I am feeling a bit better; as I get over the cold that gripped me since Christmas Eve, my head is a bit clearer so I hope to remember more than I have the past few days of how it was for us walking the Camino. The weather here in San Antonio in 2011 is gorgeous, and I am sorry I have not been walking outdoors, enjoying the clear skies.
December 29, 2010
Leaving Navarrete we walk by really muddy fields. Our boots grow heavy with mud. The vineyards of La Rioja do not disappoint. We climb a couple of peaks but not very high, in Ventosa we stop to munch on cheese and bread. While the tour guide suggests a trek from Logroño to Nájera, we take shorter stages and stopped in Navarrete, so the trek from Navarrete to Nájera is short; still, it takes a long time to get into the town; just as with Navarrette, there are warehouses and industrial parks at the outskirts of Nájera; these mid-size towns are growing and are not the tiny hamlets where the Camino seems to be the only lucrative enterprise; here families are making their living in a number of industries, not just farming. We cross two rivers, first the Rio Yalde outside of town, and then Rio Nájerilla, the river that runs right in front of the albergue.
Arriving in Nájera we follow the arrows and the map on our tour guide past the old albergue; it is early evening when we drop off our backpacks in the albergue nuevo, a municipal albergue that only charges 5 Euros, and is already more full than any we’ve stayed at. The hospitalero is an Italian who stamps our credencial and charges the 5 Euros with a huge smile.
We went shopping for dinner at an Eroski, the chain grocery stores that are everywhere, and we bought cookies as a treat! To get to the shopping center, we crossed a bridge and ended up right in the middle of an open air market; must’ve been market day in Nájera! It reminded me of the mercadito in Toledo with the usual vendors with clothing, purses, toys, and such. Back at the albergue we fix a hearty salad and soup. I don’t mind the vegetarian diet we are on, but some times I wonder about the protein and hope I don’t end up anemic. But I trust Becky who’s been vegetarian for over 40 years and seems to be fine. The men are also cooking; one, a Spaniard is cooking chicken and shares with two others. I am tired but also curious about these men. I stay up listening to their tales of the Camino. Pablo, the Spaniard is bicycling and hopes to get to Santiago soon.They talk about a man who apparently is going around saying he was robbed in Burgos and is asking for money. It must be the man who met us outside of Logroño and who gave us that story. We felt sorry and gave him 5 Euros! One of the Italian pilgrims, later we will know he is Luigi, has long curly hair and asks Becky if she has a blow dryer. Of course, not, she says, it’s heavy! He understands, but thought he’d ask anyway.The town boasts of a great monastery, Monasterio de Santa María la Real, which we will not visit, and there are cave dwellings, which we will also miss. We are not tourists, but pilgrims. Still, I wish we had more time to leisurely visit these small towns and learn their history. There is more food brought in by a man who is with the association of albergues; he and his wife have come in to cook and eat with the pilgrims. The talk turns to issues of governance for the albergue association and I decide to call it a night as have most of the pilgrims.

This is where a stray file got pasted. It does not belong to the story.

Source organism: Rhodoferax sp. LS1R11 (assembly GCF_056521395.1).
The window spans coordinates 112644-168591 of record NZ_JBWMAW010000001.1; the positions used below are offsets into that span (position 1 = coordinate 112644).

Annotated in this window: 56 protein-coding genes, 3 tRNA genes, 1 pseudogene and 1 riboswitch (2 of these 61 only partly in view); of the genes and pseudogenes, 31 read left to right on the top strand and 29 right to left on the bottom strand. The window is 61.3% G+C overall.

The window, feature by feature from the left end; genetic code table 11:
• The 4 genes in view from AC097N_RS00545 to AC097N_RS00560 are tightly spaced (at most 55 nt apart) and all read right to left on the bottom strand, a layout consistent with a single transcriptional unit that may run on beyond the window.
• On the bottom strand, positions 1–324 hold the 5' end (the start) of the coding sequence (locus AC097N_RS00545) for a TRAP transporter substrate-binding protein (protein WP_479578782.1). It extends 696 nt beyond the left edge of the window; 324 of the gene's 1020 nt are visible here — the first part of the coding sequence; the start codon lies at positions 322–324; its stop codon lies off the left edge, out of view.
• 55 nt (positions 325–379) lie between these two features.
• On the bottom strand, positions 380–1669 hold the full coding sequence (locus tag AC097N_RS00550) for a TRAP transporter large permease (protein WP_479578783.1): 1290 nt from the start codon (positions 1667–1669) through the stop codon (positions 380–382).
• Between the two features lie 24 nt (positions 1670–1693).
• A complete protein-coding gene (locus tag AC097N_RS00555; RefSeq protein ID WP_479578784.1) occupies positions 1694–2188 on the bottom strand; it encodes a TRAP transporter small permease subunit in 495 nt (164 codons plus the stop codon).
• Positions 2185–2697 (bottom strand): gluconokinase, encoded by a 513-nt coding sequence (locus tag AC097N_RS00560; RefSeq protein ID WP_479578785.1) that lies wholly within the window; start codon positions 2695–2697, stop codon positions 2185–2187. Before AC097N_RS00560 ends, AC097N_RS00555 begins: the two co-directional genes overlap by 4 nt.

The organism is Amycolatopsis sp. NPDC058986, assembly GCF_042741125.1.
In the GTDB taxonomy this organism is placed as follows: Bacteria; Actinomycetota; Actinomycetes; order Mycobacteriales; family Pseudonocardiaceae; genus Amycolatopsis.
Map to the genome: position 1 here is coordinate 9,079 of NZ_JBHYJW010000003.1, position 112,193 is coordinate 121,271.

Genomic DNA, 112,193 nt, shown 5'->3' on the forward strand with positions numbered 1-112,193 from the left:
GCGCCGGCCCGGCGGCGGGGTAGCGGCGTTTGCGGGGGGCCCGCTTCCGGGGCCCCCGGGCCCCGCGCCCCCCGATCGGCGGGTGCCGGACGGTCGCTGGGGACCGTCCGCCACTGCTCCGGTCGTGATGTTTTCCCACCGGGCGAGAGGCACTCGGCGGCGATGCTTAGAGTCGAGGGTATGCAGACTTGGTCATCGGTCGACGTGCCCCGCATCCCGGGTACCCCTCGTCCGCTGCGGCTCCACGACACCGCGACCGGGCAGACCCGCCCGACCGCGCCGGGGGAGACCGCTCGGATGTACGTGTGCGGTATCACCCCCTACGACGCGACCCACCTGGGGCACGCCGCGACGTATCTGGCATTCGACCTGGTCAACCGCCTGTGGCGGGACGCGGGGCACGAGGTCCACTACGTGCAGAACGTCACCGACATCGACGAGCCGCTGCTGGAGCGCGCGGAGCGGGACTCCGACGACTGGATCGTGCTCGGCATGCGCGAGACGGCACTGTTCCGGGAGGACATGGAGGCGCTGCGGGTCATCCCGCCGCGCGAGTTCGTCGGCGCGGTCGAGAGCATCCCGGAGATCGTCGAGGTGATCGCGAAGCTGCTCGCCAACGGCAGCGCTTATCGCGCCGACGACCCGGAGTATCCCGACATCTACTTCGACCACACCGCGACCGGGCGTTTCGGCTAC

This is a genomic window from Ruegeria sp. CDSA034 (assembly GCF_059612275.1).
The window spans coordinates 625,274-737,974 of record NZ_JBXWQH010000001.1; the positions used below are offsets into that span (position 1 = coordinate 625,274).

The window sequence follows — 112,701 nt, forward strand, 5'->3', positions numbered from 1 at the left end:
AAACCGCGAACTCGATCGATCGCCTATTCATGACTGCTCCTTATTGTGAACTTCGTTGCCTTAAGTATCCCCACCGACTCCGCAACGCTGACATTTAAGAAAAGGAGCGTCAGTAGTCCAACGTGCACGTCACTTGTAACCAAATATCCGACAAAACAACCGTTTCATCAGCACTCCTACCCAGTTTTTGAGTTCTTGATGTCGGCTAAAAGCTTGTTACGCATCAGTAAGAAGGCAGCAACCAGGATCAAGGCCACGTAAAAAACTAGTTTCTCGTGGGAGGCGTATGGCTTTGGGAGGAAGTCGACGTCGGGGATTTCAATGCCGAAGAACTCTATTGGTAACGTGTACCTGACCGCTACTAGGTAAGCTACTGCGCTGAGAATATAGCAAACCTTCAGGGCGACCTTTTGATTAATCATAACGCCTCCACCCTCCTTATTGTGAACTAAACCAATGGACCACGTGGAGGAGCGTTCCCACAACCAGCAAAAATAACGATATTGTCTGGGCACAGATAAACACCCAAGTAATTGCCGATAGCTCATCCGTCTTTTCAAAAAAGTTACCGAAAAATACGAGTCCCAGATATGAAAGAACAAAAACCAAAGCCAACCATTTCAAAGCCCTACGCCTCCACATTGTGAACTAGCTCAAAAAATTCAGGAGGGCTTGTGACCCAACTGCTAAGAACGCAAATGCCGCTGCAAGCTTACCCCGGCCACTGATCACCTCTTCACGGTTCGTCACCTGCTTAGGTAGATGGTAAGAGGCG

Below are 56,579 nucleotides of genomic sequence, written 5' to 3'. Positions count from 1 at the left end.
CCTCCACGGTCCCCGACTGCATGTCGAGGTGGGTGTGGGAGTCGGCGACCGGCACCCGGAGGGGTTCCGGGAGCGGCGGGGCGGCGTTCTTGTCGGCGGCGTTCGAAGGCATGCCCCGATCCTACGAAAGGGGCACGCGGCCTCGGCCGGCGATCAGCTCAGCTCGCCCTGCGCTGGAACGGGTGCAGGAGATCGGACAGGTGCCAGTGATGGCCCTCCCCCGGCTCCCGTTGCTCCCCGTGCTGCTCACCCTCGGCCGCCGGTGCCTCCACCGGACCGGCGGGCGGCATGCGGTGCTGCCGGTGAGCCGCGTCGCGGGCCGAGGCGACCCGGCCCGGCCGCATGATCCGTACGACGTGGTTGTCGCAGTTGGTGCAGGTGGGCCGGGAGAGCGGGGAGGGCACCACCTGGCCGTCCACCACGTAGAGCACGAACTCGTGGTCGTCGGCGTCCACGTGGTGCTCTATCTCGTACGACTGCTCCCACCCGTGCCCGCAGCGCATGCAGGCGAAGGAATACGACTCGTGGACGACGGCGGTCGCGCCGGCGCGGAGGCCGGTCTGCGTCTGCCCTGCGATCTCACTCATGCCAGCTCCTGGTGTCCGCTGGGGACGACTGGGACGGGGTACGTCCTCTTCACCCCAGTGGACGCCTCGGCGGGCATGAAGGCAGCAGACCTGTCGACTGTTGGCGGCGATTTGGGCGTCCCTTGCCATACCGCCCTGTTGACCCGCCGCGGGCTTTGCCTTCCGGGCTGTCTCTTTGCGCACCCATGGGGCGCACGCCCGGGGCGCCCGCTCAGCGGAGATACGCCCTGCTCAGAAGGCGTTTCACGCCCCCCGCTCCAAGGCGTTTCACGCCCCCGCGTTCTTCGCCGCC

It’s not as cold as in other albergues, but I still wear my wool socks and long-johns when I slip into the sleeping bag. I had picked up some Vicks at the albergue in Estella because Alba told us that it would help ease tired achy feet. I massage my feet with Vicks and find that it’s true! I thank my feet for not blistering, for not hurting, for carrying me and my gear every step of the way. I am grateful for so much! We fall asleep to the sound of snoring. At least I do, I’m not sure Becky is getting much sleep. She has her flashlight and I see her get up a couple of times before I fall asleep.
MEDITATION FOCUS: I bought postcards for my friend Olga Nájera Ramírez from this town that bears her family name. I meditate on how many of us, Chicanas, have roots in this northern land. So many Basque names, too, Anzaldúa, Izaguirre, etc. If there is cellular memory, we carry the memories of what has happened in these lands within our blood as surely as we carry our MeXicano memories. Someday science will uncover the mystery, the secrets of genetics and of blood memory. I focus on the interconnectedness of peoples across time and space. I keep predicting that that will be the next revolution and that it will change the way human beings are human–when we can explain ley lines, esp, energy waves. When we understand the connection between feeling and emotion to the land, we will understand our relatedness to the landscape and to the skies. We will understand how it is that we are ONE.